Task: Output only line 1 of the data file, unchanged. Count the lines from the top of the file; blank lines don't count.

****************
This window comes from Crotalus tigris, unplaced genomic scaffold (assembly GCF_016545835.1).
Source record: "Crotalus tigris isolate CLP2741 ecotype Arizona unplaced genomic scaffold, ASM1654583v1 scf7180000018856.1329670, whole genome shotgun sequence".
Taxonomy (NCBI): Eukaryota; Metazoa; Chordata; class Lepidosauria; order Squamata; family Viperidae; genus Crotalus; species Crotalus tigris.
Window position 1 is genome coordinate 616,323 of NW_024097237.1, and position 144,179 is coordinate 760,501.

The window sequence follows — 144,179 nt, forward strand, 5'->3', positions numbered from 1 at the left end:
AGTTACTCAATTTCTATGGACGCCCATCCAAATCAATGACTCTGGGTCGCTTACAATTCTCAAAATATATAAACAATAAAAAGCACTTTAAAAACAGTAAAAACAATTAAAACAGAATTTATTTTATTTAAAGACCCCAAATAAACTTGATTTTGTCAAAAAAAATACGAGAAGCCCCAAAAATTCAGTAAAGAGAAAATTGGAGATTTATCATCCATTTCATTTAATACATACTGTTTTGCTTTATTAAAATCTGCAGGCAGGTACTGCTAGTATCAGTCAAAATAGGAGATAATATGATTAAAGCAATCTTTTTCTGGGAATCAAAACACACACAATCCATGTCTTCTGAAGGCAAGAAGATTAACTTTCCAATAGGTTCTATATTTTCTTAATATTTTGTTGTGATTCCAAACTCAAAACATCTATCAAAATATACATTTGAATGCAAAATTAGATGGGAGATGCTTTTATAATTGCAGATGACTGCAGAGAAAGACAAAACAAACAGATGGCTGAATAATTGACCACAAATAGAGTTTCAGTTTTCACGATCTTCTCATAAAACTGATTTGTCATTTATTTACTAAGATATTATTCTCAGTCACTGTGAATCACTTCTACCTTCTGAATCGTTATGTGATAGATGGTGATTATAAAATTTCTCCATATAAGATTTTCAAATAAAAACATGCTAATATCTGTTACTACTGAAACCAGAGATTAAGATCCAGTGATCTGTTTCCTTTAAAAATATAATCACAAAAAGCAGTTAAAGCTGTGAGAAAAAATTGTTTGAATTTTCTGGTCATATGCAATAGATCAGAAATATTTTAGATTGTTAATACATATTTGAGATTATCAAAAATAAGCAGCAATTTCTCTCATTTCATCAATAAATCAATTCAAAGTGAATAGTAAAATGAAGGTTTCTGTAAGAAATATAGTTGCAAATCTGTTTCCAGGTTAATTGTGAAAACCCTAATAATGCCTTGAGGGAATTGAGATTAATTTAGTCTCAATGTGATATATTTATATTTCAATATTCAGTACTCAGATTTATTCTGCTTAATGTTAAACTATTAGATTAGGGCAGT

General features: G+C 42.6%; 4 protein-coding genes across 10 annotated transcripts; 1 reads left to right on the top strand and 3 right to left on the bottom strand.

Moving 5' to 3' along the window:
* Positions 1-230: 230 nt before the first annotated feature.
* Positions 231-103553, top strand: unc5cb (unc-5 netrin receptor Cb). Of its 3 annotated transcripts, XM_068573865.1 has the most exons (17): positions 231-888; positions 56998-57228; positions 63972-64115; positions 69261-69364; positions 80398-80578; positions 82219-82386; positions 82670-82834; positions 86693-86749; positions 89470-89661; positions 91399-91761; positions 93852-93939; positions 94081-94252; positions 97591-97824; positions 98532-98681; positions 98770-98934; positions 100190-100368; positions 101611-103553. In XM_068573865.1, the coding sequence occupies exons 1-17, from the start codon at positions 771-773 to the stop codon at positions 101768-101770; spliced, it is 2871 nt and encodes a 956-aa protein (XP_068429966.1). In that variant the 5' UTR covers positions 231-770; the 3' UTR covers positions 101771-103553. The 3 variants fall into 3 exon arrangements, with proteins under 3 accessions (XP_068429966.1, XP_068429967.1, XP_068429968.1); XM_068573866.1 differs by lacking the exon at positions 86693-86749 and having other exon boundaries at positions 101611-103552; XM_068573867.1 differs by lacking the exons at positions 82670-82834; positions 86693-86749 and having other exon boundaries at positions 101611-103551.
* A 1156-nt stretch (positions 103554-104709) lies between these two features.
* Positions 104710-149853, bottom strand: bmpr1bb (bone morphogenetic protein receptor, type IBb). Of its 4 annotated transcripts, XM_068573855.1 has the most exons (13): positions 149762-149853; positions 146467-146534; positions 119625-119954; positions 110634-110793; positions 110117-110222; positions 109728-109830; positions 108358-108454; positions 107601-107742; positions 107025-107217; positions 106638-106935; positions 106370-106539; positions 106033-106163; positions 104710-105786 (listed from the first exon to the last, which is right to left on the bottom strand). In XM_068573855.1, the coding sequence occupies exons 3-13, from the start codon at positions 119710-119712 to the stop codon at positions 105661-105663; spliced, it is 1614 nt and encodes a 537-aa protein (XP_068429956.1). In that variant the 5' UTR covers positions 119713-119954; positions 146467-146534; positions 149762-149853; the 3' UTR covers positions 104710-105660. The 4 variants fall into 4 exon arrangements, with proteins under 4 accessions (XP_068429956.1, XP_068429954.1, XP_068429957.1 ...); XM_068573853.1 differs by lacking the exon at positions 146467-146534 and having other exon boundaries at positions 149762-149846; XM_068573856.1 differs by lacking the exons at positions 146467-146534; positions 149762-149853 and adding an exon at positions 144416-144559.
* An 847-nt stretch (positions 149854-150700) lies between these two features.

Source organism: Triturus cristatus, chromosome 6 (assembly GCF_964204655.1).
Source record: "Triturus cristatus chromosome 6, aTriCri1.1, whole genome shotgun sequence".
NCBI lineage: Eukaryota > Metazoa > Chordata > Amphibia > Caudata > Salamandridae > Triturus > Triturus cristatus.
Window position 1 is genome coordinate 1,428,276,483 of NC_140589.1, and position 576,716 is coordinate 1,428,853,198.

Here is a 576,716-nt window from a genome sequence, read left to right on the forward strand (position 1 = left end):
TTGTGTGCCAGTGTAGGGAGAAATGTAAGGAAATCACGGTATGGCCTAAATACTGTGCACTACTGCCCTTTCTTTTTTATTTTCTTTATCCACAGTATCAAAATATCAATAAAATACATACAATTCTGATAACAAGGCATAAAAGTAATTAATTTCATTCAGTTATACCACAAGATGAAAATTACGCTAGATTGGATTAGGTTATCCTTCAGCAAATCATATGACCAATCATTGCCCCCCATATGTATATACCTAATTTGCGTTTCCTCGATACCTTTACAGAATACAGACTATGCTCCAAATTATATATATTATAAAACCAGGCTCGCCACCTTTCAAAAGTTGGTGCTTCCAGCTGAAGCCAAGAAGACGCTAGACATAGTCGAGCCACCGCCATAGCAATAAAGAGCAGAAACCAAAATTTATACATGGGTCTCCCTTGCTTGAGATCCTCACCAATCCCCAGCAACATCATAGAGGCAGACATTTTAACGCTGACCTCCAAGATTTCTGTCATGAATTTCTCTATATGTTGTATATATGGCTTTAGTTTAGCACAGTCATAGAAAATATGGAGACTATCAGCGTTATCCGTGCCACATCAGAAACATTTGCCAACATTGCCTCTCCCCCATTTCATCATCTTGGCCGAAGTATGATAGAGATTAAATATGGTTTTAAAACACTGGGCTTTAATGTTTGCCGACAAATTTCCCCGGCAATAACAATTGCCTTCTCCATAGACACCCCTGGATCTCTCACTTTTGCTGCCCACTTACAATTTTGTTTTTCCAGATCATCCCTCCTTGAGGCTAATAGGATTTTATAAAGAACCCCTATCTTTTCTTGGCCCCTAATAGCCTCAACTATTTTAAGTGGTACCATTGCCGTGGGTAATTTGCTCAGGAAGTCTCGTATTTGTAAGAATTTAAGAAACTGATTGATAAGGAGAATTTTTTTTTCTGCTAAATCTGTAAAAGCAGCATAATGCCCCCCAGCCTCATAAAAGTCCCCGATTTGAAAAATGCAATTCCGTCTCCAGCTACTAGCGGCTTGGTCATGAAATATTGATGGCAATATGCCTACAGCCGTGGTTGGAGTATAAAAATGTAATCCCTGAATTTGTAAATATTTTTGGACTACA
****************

This window comes from Crotalus tigris, unplaced genomic scaffold (assembly GCF_016545835.1).